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WASHINGTON (AP) — Consumer prices rose moderately in October but there was little sign of inflation as the cost of autos, clothing and hotels fell.
The Labor Department said Wednesday the Consumer Price Index rose by 0.2 percent last month, an increase from September's 0.1 percent rise. Wall Street analysts had expected a slightly larger increase. It was the fourth straight rise.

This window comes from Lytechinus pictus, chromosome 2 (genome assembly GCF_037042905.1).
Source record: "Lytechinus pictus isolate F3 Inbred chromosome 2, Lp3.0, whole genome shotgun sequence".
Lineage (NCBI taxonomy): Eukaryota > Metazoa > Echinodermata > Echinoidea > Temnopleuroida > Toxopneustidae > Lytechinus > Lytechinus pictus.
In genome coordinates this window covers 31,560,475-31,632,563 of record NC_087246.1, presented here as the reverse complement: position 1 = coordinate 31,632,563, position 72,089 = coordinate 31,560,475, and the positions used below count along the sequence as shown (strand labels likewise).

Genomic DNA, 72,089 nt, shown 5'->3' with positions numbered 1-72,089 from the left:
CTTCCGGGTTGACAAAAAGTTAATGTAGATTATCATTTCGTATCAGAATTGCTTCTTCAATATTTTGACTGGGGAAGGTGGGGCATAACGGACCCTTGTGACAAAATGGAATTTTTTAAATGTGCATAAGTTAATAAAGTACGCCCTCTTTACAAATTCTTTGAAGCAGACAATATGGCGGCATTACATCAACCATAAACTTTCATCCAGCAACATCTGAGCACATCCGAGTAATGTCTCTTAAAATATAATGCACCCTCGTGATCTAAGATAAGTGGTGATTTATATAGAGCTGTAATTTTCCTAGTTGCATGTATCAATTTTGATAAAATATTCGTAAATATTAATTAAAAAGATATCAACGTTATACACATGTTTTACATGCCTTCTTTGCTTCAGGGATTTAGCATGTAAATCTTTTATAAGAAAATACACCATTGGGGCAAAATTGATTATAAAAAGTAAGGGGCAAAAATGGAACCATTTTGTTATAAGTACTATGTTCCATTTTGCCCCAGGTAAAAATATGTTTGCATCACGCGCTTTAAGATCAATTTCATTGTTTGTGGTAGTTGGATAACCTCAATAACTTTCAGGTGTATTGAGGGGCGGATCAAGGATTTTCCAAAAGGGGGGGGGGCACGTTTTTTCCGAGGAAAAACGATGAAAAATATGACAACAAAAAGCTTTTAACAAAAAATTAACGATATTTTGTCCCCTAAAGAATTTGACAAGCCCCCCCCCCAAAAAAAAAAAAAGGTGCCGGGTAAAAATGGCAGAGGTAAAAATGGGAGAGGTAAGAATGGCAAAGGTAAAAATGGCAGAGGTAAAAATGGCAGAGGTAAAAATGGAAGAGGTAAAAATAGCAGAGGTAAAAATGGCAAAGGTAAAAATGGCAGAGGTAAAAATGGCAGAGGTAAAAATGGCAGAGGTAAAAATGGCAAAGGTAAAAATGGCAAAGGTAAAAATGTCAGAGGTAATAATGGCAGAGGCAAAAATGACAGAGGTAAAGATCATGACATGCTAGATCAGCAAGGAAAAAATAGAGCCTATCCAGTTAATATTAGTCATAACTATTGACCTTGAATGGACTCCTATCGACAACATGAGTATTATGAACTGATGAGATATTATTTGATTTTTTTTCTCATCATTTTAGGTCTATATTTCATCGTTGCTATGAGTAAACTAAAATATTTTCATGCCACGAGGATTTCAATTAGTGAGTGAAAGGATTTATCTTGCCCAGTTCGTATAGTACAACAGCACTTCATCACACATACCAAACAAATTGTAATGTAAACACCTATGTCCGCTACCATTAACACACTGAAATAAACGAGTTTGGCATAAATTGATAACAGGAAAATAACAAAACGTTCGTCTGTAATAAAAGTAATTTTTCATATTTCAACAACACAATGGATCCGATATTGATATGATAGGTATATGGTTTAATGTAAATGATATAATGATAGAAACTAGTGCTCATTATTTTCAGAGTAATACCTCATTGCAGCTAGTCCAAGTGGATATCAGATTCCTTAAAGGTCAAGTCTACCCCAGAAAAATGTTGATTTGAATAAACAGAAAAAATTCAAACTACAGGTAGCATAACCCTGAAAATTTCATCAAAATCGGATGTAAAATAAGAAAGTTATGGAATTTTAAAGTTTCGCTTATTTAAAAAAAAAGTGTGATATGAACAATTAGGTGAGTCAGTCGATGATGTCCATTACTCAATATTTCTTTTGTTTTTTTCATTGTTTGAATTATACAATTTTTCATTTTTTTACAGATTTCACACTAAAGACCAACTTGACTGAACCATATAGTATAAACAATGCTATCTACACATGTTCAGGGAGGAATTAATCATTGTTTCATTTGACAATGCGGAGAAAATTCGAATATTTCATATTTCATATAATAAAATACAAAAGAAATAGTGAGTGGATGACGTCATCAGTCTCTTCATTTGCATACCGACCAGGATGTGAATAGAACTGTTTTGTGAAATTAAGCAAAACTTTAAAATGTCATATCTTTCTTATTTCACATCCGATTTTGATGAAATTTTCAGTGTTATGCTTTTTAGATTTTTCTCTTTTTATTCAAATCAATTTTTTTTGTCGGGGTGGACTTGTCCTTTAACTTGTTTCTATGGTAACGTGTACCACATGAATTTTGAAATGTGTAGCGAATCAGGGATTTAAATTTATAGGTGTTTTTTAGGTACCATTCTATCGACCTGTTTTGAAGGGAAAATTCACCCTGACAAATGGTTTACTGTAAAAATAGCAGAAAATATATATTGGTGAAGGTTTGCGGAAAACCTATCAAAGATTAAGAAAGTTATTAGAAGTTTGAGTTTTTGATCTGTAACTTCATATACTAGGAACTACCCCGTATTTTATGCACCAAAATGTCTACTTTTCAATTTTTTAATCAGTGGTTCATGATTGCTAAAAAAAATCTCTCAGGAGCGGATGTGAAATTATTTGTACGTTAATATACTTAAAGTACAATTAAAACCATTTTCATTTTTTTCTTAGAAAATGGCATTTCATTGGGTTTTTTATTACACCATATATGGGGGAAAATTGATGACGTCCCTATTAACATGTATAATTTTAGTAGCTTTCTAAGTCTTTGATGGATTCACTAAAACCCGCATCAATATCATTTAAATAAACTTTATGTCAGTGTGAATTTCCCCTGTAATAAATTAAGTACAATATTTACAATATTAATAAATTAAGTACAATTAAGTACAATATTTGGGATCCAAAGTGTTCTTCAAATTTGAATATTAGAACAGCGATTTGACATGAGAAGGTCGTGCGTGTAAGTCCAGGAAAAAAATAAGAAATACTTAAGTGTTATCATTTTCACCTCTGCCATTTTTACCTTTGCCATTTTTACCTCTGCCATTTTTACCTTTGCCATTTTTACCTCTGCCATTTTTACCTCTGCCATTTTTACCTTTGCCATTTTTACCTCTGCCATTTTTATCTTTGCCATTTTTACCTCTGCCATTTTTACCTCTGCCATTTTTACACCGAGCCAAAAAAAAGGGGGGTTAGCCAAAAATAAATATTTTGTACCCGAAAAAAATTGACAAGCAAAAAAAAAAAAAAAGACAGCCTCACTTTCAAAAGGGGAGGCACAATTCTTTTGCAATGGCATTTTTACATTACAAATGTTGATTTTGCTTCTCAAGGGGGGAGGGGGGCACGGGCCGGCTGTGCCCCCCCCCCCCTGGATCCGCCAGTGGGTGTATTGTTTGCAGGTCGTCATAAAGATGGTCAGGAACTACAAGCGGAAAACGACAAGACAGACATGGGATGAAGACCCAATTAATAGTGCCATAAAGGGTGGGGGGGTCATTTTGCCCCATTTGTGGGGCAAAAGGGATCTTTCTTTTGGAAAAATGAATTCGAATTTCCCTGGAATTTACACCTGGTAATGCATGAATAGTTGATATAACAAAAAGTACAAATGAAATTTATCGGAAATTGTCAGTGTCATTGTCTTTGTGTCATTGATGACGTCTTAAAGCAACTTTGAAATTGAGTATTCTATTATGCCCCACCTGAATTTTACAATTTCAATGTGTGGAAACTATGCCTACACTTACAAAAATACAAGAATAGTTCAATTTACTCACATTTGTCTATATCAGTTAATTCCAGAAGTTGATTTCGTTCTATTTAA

Gasoline prices accounted for most of the increase, rising by 4.6 percent in October, the biggest gain since July.
Excluding the volatile food and energy categories, the core consumer index was unchanged for the third straight month. In the past year, the core index has risen by only 0.6 percent, the smallest increase since the index began in 1957. That's down from September's 0.8 percent annual increase.
The weak economy is keeping a lid on prices. Consumers, facing high unemployment and slow wage growth, are restraining their spending. Retailers and other companies don't want to risk losing frugal shoppers by raising prices.
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